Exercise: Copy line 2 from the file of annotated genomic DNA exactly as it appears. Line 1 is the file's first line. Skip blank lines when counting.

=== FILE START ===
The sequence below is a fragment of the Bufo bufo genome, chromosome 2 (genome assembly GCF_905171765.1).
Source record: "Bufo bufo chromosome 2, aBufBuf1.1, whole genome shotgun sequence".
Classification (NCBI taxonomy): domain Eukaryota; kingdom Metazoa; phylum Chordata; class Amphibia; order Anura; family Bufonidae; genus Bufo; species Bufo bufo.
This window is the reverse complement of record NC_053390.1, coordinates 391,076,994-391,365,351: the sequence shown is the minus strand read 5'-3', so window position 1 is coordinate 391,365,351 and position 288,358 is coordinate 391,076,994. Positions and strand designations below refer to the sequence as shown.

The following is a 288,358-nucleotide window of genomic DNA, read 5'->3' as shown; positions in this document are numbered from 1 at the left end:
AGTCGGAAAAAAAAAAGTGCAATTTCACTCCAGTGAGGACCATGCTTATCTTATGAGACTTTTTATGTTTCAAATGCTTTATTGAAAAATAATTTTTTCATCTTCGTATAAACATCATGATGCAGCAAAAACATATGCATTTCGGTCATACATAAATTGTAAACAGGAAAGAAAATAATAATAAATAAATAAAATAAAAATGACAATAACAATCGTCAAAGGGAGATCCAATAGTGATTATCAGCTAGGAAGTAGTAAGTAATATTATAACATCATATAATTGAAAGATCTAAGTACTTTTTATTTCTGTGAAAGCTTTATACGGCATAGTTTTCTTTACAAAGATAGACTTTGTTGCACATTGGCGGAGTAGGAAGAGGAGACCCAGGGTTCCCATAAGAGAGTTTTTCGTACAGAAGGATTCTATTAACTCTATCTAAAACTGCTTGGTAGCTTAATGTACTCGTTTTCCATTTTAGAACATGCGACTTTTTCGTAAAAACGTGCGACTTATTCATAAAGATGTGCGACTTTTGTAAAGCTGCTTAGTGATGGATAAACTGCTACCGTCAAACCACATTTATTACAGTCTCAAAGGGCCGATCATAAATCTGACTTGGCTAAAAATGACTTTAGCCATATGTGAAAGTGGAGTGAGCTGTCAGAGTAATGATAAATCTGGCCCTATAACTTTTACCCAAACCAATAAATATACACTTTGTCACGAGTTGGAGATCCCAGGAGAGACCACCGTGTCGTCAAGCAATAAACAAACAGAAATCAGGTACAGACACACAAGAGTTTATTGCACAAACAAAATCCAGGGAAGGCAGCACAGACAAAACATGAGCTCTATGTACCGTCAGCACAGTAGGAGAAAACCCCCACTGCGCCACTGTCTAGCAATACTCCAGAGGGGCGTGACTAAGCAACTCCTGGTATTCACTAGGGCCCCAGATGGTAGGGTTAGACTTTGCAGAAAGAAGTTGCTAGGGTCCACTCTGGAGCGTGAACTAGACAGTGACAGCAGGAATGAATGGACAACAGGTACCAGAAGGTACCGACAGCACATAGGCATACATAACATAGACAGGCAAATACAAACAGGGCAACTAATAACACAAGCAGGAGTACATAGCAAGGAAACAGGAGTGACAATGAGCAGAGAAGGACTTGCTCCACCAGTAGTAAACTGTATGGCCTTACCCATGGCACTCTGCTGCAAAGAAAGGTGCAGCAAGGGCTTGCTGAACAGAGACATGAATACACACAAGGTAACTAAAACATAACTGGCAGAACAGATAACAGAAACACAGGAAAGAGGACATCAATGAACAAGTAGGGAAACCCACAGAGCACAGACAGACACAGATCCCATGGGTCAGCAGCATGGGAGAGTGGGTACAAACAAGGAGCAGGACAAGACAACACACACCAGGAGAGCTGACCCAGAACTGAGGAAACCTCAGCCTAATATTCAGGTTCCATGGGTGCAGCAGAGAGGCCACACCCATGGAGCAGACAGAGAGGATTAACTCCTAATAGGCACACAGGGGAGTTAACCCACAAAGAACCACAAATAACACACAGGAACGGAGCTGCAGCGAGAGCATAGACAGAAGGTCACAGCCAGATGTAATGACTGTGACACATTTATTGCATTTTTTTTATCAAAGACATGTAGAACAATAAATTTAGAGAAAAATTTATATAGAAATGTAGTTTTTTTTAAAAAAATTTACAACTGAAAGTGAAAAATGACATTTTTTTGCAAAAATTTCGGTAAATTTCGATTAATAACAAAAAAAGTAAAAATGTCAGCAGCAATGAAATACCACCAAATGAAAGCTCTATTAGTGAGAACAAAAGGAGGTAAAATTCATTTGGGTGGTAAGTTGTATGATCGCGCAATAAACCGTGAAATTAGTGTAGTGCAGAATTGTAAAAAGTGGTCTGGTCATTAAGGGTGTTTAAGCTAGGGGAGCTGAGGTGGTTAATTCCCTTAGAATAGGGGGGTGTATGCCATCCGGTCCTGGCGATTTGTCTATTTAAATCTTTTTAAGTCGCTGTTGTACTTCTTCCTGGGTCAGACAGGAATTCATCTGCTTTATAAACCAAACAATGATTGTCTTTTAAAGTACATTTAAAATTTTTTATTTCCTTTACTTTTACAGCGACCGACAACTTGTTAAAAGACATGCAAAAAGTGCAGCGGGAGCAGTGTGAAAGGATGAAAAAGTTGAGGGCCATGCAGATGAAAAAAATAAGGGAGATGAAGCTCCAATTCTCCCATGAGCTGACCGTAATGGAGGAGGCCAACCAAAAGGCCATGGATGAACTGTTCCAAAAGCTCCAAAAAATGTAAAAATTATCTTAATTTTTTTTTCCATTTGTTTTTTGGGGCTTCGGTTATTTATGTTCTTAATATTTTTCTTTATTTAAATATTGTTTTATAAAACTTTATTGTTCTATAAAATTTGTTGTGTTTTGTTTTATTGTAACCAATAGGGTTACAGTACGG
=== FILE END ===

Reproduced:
Source record: "Bufo bufo chromosome 2, aBufBuf1.1, whole genome shotgun sequence".